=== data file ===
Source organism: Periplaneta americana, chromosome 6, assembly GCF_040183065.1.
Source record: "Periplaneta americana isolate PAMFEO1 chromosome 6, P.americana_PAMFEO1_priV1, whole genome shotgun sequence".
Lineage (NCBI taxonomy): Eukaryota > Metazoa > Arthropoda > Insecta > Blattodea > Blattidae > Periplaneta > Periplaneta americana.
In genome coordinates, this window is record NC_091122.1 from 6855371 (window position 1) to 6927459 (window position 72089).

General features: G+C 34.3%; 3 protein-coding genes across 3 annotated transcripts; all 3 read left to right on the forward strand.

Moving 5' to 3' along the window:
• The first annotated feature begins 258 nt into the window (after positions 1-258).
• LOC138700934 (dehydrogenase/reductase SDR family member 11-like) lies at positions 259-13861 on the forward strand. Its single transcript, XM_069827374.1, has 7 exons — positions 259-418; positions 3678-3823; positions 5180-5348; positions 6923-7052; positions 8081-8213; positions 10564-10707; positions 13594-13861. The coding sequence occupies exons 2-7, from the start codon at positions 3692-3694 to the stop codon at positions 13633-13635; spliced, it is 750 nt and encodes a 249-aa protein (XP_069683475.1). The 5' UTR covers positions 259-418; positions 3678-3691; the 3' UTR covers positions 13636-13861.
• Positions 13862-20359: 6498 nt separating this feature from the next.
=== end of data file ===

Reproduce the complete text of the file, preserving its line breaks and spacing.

Source organism: Periplaneta americana, chromosome 6, assembly GCF_040183065.1.
Source record: "Periplaneta americana isolate PAMFEO1 chromosome 6, P.americana_PAMFEO1_priV1, whole genome shotgun sequence".
Lineage (NCBI taxonomy): Eukaryota > Metazoa > Arthropoda > Insecta > Blattodea > Blattidae > Periplaneta > Periplaneta americana.
In genome coordinates, this window is record NC_091122.1 from 6855371 (window position 1) to 6927459 (window position 72089).

General features: G+C 34.3%; 3 protein-coding genes across 3 annotated transcripts; all 3 read left to right on the forward strand.

Moving 5' to 3' along the window:
• The first annotated feature begins 258 nt into the window (after positions 1-258).
• LOC138700934 (dehydrogenase/reductase SDR family member 11-like) lies at positions 259-13861 on the forward strand. Its single transcript, XM_069827374.1, has 7 exons — positions 259-418; positions 3678-3823; positions 5180-5348; positions 6923-7052; positions 8081-8213; positions 10564-10707; positions 13594-13861. The coding sequence occupies exons 2-7, from the start codon at positions 3692-3694 to the stop codon at positions 13633-13635; spliced, it is 750 nt and encodes a 249-aa protein (XP_069683475.1). The 5' UTR covers positions 259-418; positions 3678-3691; the 3' UTR covers positions 13636-13861.
• Positions 13862-20359: 6498 nt separating this feature from the next.